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Simply put: Deal or no deal?

On Wednesday, in the Rajya Sabha, Commerce and Industry Minister Nirmala Sitharaman launched a defence of India’s stand at the WTO, saying the country did not come back “empty-handed” from the Nairobi talks.

India has maintained that it must have the freedom to use its food reserves to feed its poor without the threat of violating international obligations. (Express Photo by: Sumit Malhotra) India has maintained that it must have the freedom to use its food reserves to feed its poor without the threat of violating international obligations. (Express Photo by: Sumit Malhotra)

What was the agenda for the WTO meeting in Nairobi?

This was the tenth meeting of the ministerial conference, the highest decision-making body of the World Trade Organisation, to take forward issues left unresolved in the last ministerial in Bali in 2013. The ministerial was to iron out differences in the rules of trade between nations, including on agriculture and food security.

Why are developing and developed countries on opposite sides?

Developing countries, including India, and least-developing countries (LDCs) such as Ethiopia and Rwanda were seeking an end to export subsidies given to farmers by developed countries, which, they said, gave these rich countries an edge in the global market. These subsidies were to be eliminated by 2013 under the 2005 Hong Kong ministerial agreement, but that did not happen. Instead, countries such as the US came up with new laws (US Farm Bill of 2014) to ensure that there would be no cut in export subsidies. Developing countries and LDCs also wanted special safeguards and changing of rules relating to public stockholding for food security. Public stockholding is, essentially, the foodgrain the government procures from farmers and stocks in its godowns.

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Besides, developed countries have called for the Doha round of negotiations of 2001 to be junked. It’s on this one question that the battlelines had hardened: should the development agenda of the Doha Round of negotations be continued, as the developing countries and LDCs have been demanding, or should it be junked and new issues, such as investment, government procurement and competition policy, be brought up, as developed countries, including the US, the EU, and Japan want.

Further, developing countries contend that instead of taking measures to reform farm subsidies, developed nations rallied for the Trade Facilitation Agreement (agreed upon in the 2013 Bali ministerial) that opens up markets in developing countries to their goods and services.

What did India want?

Apart from keeping the on-going Doha Round alive, India wanted to secure an agreement on special safeguard measures (SSM) to protect farmers against import surges. SSM is a tool that allows developing countries to raise tariffs temporarily to deal with surges in agricultural imports or price falls. Developing and developed nations are at loggerheads over the ‘trigger factor’ that allows a developing country to raise tariff on imports and the level of tariff that can be imposed.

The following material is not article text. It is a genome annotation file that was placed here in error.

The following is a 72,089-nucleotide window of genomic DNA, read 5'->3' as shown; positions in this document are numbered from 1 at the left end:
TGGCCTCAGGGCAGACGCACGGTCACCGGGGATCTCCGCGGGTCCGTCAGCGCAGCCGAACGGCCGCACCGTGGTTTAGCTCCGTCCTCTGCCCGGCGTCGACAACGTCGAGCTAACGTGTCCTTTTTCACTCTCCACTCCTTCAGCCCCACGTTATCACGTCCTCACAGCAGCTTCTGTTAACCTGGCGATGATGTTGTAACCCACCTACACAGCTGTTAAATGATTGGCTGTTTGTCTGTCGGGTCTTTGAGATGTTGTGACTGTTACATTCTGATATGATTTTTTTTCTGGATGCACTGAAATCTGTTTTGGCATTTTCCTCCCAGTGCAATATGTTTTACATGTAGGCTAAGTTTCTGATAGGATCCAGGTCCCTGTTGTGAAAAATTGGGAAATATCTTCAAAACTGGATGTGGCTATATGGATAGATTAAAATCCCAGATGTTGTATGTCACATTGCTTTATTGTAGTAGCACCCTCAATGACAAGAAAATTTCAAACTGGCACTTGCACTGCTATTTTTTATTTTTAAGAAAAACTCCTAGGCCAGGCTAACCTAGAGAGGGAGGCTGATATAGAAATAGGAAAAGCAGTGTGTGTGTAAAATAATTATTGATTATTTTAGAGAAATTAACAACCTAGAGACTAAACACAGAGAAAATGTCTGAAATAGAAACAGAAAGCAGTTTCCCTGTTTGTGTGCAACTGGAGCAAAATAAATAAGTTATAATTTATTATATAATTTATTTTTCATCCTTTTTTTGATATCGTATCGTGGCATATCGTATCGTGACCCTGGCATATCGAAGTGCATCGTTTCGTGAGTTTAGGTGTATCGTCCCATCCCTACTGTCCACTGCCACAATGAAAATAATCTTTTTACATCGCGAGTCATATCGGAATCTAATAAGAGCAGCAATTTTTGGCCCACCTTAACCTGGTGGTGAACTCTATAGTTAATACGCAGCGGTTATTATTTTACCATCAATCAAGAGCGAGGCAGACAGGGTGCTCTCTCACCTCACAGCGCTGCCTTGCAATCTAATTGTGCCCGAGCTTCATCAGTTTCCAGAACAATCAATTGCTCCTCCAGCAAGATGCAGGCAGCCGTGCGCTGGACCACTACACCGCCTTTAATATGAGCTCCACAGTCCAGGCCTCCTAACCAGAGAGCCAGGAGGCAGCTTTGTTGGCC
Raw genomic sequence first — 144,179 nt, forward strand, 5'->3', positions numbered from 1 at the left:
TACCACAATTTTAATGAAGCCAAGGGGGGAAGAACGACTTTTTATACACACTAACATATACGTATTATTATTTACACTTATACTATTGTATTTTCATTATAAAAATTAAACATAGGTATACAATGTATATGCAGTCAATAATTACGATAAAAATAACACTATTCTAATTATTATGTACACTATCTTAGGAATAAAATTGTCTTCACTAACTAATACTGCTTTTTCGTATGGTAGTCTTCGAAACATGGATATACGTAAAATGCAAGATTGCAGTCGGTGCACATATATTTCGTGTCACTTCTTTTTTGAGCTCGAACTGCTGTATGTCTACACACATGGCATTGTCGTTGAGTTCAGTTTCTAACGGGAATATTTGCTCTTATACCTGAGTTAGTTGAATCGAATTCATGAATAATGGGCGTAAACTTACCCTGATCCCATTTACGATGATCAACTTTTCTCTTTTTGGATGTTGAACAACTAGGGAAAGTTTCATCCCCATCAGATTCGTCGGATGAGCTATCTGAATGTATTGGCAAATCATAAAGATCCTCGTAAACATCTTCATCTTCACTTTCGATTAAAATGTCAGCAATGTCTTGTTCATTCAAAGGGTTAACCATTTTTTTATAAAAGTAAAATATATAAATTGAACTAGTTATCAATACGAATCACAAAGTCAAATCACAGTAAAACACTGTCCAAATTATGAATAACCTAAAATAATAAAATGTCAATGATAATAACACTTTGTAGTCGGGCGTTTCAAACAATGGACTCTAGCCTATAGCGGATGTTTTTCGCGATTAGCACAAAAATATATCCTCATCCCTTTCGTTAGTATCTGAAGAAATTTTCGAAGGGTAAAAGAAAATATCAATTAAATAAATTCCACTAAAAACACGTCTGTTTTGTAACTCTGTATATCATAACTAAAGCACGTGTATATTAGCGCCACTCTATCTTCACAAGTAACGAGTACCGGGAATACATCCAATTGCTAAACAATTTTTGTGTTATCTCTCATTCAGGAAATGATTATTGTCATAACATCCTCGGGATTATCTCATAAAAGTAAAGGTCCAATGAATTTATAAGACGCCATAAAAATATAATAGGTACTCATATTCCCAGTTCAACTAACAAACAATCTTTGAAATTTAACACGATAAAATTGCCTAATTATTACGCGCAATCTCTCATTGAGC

It also wanted a permanent solution to public stockholding to ensure the continuation of its food subsidies for public distribution programmes. India wants its public stockholding to be exempted from subsidy reduction deals under WTO norms, which say public stockholding must not exceed 10 per cent of the value of foodgrains produced. India has been saying that the country must have the freedom to use its food reserves to feed its poor without the threat of violating any international obligations. The Bali ministerial had agreed on a ‘peace clause’ that would have allowed India to continue with its public stockholding until a permanent solution is reached.

What did India get out of the talks?


After hectic negotiations that lasted five days, the 162 member-nations of WTO agreed on a ‘Nairobi Package’. The package contains “a series of six ministerial decisions on agriculture, cotton and issues related to LDCs. These include a commitment to abolish export subsidies for farm exports”. According to this, countries such as the US who use subsidies to support agriculture exports, will have to eliminate them in a phased manner. While developed nations will have to remove export subsidies immediately, except on a handful of agriculture products, developing countries will do so by 2018. Developing members will have the flexibility to cover marketing and transport costs for agriculture exports until the end of 2023, and the poorest and food-importing countries would get additional time to cut export subsidies. This would mean that India will not be able to offer export subsidies for sugar or other items after eight years.

On public stockholding, no final decision was taken. But, like the minister said, India was at least able to hold on to the peace clause.

Even on SSM for developing countries, there was no decision except a commitment to “continue to negotiate the mechanism”. The government, though, sees that as a positive, with Sitharaman saying that India at least got a commitment on SSM when it was not even on the WTO’s agenda.


The IT trade deal was also struck with members agreeing on eliminating tariffs on 201 information technology products valued at over $1.3 trillion per year. Approximately, 65 per cent of tariff lines will be fully eliminated by July 1, 2016. Most of the remaining tariff lines will be completely phased out in four stages over three years. This means that by 2019, almost all imports of IT products will be duty free.

The biggest setback for India and other developing countries and LDCs is that the Nairobi talks did not reaffirm the Doha Development Agenda, which was India’s key demand.

First published on: 25-12-2015 at 03:02 IST
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